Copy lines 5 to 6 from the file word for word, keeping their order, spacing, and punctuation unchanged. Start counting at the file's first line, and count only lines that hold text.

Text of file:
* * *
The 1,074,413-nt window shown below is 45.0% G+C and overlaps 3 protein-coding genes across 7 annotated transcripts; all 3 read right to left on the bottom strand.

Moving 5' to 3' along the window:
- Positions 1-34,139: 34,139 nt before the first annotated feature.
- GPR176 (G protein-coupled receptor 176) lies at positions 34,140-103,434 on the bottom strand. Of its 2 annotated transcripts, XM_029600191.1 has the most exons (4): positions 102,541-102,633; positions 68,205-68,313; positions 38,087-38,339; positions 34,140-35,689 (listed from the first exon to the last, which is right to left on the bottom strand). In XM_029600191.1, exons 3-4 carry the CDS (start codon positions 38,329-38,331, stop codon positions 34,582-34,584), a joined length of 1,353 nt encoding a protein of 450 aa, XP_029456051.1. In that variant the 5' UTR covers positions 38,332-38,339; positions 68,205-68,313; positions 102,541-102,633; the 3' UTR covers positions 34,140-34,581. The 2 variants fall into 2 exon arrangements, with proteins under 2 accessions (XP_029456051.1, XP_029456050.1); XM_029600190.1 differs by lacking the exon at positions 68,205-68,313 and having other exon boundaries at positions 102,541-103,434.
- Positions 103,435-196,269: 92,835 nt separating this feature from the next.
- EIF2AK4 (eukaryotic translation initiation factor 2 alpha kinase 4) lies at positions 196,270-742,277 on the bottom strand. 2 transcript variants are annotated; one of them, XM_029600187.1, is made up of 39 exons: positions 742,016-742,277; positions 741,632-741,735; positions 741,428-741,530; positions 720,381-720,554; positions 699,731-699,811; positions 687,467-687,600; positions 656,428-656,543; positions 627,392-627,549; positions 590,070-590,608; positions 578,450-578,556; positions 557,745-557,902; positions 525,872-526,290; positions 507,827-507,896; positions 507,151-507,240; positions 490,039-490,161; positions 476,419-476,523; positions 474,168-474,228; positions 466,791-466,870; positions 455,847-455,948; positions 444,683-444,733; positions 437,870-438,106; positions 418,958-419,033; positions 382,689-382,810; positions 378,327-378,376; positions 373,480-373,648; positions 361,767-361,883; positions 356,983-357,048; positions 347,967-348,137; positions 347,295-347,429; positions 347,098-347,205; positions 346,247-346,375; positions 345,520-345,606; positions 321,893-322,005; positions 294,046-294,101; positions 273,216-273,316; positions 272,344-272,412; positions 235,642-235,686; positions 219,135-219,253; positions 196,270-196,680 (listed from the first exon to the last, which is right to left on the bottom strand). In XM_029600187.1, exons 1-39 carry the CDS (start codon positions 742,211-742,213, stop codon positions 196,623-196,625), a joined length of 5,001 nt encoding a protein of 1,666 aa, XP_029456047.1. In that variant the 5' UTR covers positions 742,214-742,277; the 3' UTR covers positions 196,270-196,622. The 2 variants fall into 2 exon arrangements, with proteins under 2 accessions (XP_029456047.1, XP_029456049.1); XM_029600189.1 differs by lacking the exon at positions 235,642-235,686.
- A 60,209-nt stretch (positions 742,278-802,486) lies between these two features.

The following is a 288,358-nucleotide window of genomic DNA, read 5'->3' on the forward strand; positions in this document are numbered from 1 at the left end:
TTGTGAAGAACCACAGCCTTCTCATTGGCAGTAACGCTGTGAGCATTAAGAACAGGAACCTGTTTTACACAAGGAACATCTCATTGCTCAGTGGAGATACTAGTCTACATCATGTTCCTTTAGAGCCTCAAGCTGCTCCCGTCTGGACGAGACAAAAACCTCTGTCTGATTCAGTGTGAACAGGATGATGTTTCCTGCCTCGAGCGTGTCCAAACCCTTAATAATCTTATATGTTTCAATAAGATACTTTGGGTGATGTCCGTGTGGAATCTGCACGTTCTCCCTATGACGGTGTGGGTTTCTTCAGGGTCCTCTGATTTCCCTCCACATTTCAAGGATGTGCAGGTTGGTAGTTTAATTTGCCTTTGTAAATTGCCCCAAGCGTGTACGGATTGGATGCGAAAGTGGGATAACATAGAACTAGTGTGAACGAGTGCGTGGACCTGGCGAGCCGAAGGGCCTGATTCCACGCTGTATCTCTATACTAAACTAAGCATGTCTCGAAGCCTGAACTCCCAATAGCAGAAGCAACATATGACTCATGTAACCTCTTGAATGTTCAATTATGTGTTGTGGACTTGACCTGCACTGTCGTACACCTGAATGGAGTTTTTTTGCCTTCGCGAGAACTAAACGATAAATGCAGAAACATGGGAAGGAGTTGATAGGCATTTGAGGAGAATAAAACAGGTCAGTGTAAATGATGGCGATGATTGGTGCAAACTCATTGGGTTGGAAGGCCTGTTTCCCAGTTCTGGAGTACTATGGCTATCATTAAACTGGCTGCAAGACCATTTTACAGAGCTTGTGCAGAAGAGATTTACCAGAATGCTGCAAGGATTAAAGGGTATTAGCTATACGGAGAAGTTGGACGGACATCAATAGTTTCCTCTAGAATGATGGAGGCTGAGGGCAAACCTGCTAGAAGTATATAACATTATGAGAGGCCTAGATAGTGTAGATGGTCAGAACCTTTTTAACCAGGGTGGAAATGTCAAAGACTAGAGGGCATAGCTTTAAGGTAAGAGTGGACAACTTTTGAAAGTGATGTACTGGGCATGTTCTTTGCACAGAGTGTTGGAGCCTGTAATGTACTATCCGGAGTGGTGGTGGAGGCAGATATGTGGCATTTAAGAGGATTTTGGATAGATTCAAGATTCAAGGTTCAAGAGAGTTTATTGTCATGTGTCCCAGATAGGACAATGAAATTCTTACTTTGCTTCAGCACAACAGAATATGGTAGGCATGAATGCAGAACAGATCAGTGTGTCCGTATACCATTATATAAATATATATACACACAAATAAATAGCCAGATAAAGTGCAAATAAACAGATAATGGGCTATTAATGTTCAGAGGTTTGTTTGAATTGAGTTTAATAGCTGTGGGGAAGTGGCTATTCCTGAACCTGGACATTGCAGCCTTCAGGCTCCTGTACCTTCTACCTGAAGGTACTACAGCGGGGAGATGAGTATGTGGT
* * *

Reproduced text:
- Positions 103,435-196,269: 92,835 nt separating this feature from the next.
- EIF2AK4 (eukaryotic translation initiation factor 2 alpha kinase 4) lies at positions 196,270-742,277 on the bottom strand. 2 transcript variants are annotated; one of them, XM_029600187.1, is made up of 39 exons: positions 742,016-742,277; positions 741,632-741,735; positions 741,428-741,530; positions 720,381-720,554; positions 699,731-699,811; positions 687,467-687,600; positions 656,428-656,543; positions 627,392-627,549; positions 590,070-590,608; positions 578,450-578,556; positions 557,745-557,902; positions 525,872-526,290; positions 507,827-507,896; positions 507,151-507,240; positions 490,039-490,161; positions 476,419-476,523; positions 474,168-474,228; positions 466,791-466,870; positions 455,847-455,948; positions 444,683-444,733; positions 437,870-438,106; positions 418,958-419,033; positions 382,689-382,810; positions 378,327-378,376; positions 373,480-373,648; positions 361,767-361,883; positions 356,983-357,048; positions 347,967-348,137; positions 347,295-347,429; positions 347,098-347,205; positions 346,247-346,375; positions 345,520-345,606; positions 321,893-322,005; positions 294,046-294,101; positions 273,216-273,316; positions 272,344-272,412; positions 235,642-235,686; positions 219,135-219,253; positions 196,270-196,680 (listed from the first exon to the last, which is right to left on the bottom strand). In XM_029600187.1, exons 1-39 carry the CDS (start codon positions 742,211-742,213, stop codon positions 196,623-196,625), a joined length of 5,001 nt encoding a protein of 1,666 aa, XP_029456047.1. In that variant the 5' UTR covers positions 742,214-742,277; the 3' UTR covers positions 196,270-196,622. The 2 variants fall into 2 exon arrangements, with proteins under 2 accessions (XP_029456047.1, XP_029456049.1); XM_029600189.1 differs by lacking the exon at positions 235,642-235,686.